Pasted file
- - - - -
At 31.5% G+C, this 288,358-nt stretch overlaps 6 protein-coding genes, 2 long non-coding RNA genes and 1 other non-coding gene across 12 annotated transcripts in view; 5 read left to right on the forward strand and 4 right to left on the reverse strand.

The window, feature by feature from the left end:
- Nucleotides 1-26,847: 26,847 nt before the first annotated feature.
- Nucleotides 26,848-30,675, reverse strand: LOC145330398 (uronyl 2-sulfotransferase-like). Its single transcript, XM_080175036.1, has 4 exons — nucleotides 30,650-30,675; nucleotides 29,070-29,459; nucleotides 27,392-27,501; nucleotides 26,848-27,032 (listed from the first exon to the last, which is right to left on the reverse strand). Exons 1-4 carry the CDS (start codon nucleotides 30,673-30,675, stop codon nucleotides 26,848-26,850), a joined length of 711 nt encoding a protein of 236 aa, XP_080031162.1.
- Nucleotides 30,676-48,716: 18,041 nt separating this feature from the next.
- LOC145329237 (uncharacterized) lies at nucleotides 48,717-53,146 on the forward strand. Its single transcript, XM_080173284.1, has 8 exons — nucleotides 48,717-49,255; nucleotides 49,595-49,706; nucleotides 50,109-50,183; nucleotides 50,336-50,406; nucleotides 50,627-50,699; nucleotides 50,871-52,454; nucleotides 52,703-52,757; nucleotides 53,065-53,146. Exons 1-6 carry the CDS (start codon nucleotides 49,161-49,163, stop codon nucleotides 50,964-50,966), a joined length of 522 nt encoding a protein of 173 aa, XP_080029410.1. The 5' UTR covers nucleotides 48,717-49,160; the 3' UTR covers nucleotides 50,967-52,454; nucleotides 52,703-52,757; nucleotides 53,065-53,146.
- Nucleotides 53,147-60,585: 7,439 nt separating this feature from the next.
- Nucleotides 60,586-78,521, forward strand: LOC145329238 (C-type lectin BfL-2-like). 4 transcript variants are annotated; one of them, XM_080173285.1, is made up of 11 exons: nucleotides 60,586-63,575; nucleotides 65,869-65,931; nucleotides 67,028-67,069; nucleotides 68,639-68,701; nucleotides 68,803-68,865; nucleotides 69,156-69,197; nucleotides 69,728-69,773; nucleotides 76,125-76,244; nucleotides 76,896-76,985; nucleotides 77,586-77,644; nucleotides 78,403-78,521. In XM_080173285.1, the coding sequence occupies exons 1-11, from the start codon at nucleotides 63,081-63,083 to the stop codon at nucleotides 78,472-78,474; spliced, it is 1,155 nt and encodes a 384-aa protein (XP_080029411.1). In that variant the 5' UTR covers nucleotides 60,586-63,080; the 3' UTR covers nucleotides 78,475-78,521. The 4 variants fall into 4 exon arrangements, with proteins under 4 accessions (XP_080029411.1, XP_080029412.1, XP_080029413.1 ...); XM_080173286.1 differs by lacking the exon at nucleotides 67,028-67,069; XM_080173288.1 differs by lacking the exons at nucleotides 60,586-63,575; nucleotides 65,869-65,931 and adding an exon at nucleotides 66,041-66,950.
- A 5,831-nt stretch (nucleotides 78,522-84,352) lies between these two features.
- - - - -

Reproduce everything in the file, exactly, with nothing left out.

At 31.5% G+C, this 288,358-nt stretch overlaps 6 protein-coding genes, 2 long non-coding RNA genes and 1 other non-coding gene across 12 annotated transcripts in view; 5 read left to right on the forward strand and 4 right to left on the reverse strand.

The window, feature by feature from the left end:
- Nucleotides 1-26,847: 26,847 nt before the first annotated feature.
- Nucleotides 26,848-30,675, reverse strand: LOC145330398 (uronyl 2-sulfotransferase-like). Its single transcript, XM_080175036.1, has 4 exons — nucleotides 30,650-30,675; nucleotides 29,070-29,459; nucleotides 27,392-27,501; nucleotides 26,848-27,032 (listed from the first exon to the last, which is right to left on the reverse strand). Exons 1-4 carry the CDS (start codon nucleotides 30,673-30,675, stop codon nucleotides 26,848-26,850), a joined length of 711 nt encoding a protein of 236 aa, XP_080031162.1.
- Nucleotides 30,676-48,716: 18,041 nt separating this feature from the next.
- LOC145329237 (uncharacterized) lies at nucleotides 48,717-53,146 on the forward strand. Its single transcript, XM_080173284.1, has 8 exons — nucleotides 48,717-49,255; nucleotides 49,595-49,706; nucleotides 50,109-50,183; nucleotides 50,336-50,406; nucleotides 50,627-50,699; nucleotides 50,871-52,454; nucleotides 52,703-52,757; nucleotides 53,065-53,146. Exons 1-6 carry the CDS (start codon nucleotides 49,161-49,163, stop codon nucleotides 50,964-50,966), a joined length of 522 nt encoding a protein of 173 aa, XP_080029410.1. The 5' UTR covers nucleotides 48,717-49,160; the 3' UTR covers nucleotides 50,967-52,454; nucleotides 52,703-52,757; nucleotides 53,065-53,146.
- Nucleotides 53,147-60,585: 7,439 nt separating this feature from the next.
- Nucleotides 60,586-78,521, forward strand: LOC145329238 (C-type lectin BfL-2-like). 4 transcript variants are annotated; one of them, XM_080173285.1, is made up of 11 exons: nucleotides 60,586-63,575; nucleotides 65,869-65,931; nucleotides 67,028-67,069; nucleotides 68,639-68,701; nucleotides 68,803-68,865; nucleotides 69,156-69,197; nucleotides 69,728-69,773; nucleotides 76,125-76,244; nucleotides 76,896-76,985; nucleotides 77,586-77,644; nucleotides 78,403-78,521. In XM_080173285.1, the coding sequence occupies exons 1-11, from the start codon at nucleotides 63,081-63,083 to the stop codon at nucleotides 78,472-78,474; spliced, it is 1,155 nt and encodes a 384-aa protein (XP_080029411.1). In that variant the 5' UTR covers nucleotides 60,586-63,080; the 3' UTR covers nucleotides 78,475-78,521. The 4 variants fall into 4 exon arrangements, with proteins under 4 accessions (XP_080029411.1, XP_080029412.1, XP_080029413.1 ...); XM_080173286.1 differs by lacking the exon at nucleotides 67,028-67,069; XM_080173288.1 differs by lacking the exons at nucleotides 60,586-63,575; nucleotides 65,869-65,931 and adding an exon at nucleotides 66,041-66,950.
- A 5,831-nt stretch (nucleotides 78,522-84,352) lies between these two features.